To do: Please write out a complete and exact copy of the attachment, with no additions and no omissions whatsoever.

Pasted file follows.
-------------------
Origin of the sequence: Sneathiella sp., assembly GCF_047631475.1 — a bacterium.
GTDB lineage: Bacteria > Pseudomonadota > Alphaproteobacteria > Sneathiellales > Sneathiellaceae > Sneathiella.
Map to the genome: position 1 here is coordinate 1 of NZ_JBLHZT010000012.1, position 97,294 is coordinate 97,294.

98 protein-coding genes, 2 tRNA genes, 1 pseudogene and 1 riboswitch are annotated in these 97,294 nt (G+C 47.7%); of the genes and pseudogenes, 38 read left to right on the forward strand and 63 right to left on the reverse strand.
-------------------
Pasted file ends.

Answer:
Origin of the sequence: Sneathiella sp., assembly GCF_047631475.1 — a bacterium.
GTDB lineage: Bacteria > Pseudomonadota > Alphaproteobacteria > Sneathiellales > Sneathiellaceae > Sneathiella.
Map to the genome: position 1 here is coordinate 1 of NZ_JBLHZT010000012.1, position 97,294 is coordinate 97,294.

98 protein-coding genes, 2 tRNA genes, 1 pseudogene and 1 riboswitch are annotated in these 97,294 nt (G+C 47.7%); of the genes and pseudogenes, 38 read left to right on the forward strand and 63 right to left on the reverse strand.